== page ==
This content has been clinically reviewed by Deirdre Stewart, M.D.
Kids and pets go together like peanut butter and jelly. But many new parents put off getting a dog or cat because of worries about allergies and asthma, as well as other safety concerns.
Worry not though, because studies suggest that a family pet may actually be good for your child's health.
Recent research has indicated that newborns who live with dogs or cats are less likely to develop pet allergies and asthma when they get older. Being around pets may also lower an infant’s risk of coughs and sniffles during the first year of life.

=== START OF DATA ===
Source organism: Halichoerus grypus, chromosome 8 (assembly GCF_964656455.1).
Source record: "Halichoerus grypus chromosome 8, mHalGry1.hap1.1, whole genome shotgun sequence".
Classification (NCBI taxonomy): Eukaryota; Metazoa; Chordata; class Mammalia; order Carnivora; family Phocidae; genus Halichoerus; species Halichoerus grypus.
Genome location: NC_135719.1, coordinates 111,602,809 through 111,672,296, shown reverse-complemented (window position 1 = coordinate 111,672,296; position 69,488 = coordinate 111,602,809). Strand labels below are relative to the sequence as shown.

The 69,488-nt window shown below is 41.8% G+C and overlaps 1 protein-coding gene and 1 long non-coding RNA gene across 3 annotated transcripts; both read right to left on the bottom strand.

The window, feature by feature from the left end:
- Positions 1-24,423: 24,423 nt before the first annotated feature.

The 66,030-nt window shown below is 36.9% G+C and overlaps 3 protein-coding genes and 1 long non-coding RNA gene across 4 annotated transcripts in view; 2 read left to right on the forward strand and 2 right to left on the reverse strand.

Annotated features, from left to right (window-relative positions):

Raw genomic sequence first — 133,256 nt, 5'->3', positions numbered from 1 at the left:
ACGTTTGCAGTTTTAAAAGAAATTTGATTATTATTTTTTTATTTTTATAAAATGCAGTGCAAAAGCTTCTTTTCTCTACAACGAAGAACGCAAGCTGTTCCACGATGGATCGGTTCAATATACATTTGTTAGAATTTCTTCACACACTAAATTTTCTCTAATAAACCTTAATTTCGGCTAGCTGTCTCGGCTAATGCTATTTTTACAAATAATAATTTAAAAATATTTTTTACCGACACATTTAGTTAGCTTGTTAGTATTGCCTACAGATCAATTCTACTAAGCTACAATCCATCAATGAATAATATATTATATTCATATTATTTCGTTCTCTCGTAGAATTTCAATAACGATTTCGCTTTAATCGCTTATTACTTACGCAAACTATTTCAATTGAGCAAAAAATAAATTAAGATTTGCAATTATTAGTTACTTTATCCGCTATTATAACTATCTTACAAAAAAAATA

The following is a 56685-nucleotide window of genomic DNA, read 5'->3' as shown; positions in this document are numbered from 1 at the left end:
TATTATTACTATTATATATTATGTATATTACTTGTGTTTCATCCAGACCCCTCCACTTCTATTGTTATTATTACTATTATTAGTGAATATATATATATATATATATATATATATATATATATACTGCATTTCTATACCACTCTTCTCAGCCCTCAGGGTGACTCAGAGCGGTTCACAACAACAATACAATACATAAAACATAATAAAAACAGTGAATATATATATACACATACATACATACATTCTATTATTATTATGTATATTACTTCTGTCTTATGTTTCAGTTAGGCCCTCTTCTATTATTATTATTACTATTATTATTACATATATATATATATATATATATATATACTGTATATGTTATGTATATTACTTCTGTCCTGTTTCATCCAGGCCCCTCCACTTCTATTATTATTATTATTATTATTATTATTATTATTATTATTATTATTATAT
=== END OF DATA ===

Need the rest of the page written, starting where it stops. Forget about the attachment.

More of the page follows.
This research comes from a study published in JAMA Pediatrics in 2015 that showed that children who had a dog in the house in the first year of life were 13 percent less likely to develop asthma by the time they were 6 years old than those from dog-free homes. Additional studies have similar findings regarding newborn exposure to dogs and feline friends in reducing asthma risk.
More good news: the study—which used data from a Swedish registry of more than 1 million children—also found that children growing up on farms with animals had a 50 percent reduction in their risk of asthma at school age.
A recent review article that examined a large number of studies also found evidence that in newborns with no family history of allergy, those exposed to dogs in infancy may be less likely to develop allergies down the road.
The key here, though, is timing—household pets had to be under the same roof while the child was an infant for the reduced risk of allergies and asthma.